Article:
They also went along with what Patriarch Sako had already said, namely that the clergy must "engage in priestly vocation and services" and give their support to (Christian) politicians in the defence of "the dignity and rights of the people."
Renewing the "structures of the Patriarchate" is one of the many challenges that lay ahead. Inspired by the motto "Authenticity, Unity and Renewal" His Beatitude chose at the time of his election, this renewal will affect the way the Patriarchate and all the dioceses, religious orders and church institutions are organised.
With this comes a commitment to train the clergy and nurture religious and priestly vocations. However, "the ordination of priests should not be done in a rush just to fill pastoral vacancies". Good solid training is needed to avoid "negative repercussions for the Church."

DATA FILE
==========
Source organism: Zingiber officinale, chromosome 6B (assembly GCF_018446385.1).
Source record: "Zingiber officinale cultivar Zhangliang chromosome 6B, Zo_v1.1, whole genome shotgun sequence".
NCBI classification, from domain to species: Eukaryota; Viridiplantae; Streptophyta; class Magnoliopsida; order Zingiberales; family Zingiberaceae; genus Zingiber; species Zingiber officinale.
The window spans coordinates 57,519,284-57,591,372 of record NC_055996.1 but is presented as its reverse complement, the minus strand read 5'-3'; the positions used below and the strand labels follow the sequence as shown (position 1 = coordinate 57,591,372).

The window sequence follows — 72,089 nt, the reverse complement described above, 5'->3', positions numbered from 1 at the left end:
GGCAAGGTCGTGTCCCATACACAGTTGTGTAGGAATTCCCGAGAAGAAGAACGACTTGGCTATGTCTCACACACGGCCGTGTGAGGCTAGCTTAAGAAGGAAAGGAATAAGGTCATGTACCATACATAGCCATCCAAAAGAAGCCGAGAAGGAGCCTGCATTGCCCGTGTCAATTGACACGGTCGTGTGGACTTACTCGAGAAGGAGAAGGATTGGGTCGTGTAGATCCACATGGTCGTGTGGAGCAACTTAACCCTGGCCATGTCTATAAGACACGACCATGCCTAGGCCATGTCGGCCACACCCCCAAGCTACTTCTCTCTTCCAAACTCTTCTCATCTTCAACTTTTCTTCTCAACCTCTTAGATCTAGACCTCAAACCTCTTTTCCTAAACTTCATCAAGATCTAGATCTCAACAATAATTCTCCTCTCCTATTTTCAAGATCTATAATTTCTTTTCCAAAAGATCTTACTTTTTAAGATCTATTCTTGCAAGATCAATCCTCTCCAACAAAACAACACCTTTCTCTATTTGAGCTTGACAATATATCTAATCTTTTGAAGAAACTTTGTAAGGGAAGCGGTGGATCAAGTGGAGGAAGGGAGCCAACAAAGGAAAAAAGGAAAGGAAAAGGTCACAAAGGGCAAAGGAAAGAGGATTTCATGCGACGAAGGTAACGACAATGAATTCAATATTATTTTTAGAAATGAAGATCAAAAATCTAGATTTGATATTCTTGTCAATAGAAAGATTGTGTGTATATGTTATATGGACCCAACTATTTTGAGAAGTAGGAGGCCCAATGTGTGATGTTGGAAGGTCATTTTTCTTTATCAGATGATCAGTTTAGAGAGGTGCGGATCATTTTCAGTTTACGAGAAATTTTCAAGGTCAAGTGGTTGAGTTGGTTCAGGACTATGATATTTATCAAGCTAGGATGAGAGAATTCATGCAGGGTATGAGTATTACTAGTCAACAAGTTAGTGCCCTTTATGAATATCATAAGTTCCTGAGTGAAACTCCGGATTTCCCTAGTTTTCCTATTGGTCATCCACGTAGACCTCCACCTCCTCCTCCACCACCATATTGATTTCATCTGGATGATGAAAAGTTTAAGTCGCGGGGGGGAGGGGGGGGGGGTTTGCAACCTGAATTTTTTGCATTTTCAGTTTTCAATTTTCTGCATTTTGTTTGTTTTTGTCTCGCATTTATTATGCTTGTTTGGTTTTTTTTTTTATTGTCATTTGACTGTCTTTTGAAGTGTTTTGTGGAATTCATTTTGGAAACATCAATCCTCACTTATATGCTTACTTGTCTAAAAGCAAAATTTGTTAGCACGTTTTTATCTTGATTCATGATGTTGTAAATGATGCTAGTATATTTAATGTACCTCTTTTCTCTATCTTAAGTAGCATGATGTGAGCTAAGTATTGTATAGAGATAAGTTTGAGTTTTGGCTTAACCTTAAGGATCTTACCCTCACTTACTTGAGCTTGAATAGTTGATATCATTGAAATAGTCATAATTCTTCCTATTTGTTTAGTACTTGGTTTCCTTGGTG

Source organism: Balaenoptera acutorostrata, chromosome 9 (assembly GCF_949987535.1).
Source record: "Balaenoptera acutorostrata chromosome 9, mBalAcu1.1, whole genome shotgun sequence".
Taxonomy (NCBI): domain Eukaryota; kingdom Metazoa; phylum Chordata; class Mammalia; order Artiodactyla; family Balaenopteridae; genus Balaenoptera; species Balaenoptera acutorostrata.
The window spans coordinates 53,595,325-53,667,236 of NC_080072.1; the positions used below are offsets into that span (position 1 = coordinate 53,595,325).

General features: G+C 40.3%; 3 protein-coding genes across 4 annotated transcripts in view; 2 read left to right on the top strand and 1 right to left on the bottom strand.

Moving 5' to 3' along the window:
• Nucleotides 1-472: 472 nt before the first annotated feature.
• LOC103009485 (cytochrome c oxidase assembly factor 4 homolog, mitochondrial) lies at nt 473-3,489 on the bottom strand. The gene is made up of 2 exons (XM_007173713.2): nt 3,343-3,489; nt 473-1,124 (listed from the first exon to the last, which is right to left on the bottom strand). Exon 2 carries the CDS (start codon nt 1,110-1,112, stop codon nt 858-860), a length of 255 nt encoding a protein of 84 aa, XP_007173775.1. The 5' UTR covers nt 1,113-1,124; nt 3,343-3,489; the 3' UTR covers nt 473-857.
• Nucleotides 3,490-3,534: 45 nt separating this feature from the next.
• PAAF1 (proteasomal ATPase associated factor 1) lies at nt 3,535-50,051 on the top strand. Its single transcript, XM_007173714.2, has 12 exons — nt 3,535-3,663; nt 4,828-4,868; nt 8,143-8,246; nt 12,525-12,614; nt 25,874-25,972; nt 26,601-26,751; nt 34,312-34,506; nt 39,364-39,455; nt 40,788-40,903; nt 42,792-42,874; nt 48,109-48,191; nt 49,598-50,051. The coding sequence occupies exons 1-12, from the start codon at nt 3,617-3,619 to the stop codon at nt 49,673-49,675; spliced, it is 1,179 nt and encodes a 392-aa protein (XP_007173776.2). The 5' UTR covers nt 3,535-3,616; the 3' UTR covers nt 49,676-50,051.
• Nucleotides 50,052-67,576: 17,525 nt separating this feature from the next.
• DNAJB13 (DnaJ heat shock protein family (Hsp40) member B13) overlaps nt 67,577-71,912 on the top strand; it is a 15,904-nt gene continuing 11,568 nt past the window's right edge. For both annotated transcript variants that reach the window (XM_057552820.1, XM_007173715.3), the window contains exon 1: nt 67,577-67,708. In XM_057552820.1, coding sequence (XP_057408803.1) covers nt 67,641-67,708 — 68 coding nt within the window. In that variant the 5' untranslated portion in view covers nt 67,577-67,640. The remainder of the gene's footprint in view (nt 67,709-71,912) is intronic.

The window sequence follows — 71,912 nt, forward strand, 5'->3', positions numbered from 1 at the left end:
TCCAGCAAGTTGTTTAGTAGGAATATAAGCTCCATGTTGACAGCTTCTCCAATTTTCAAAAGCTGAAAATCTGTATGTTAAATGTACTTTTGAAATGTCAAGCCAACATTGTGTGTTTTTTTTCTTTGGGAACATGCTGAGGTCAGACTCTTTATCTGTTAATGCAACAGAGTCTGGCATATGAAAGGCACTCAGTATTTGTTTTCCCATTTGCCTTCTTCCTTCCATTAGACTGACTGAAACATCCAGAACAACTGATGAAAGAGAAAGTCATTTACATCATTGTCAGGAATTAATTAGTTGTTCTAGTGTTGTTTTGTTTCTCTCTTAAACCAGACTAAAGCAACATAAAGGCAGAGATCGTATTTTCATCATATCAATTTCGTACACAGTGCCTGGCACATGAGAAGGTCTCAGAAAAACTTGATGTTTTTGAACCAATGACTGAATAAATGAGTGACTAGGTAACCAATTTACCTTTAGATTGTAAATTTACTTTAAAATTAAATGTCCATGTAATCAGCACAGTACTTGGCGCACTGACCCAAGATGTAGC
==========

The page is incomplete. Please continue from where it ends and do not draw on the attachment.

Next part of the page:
The Synod Fathers also raised some questions about the practice of moving priests from one diocese to another "without the permission of the bishop", a practice that "undermines the priestly service". For this reason, they call on the dioceses not accept "priests without the permission of their bishop."
Among the topics for reflection, "the Christian presence in Iraq" took centre stage. Even though half of the community left in the past ten years, Christians are and will continue to be "a bridge between communities" and work to "strengthen mutual coexistence and raise the voice of truth vis-à-vis ongoing changes."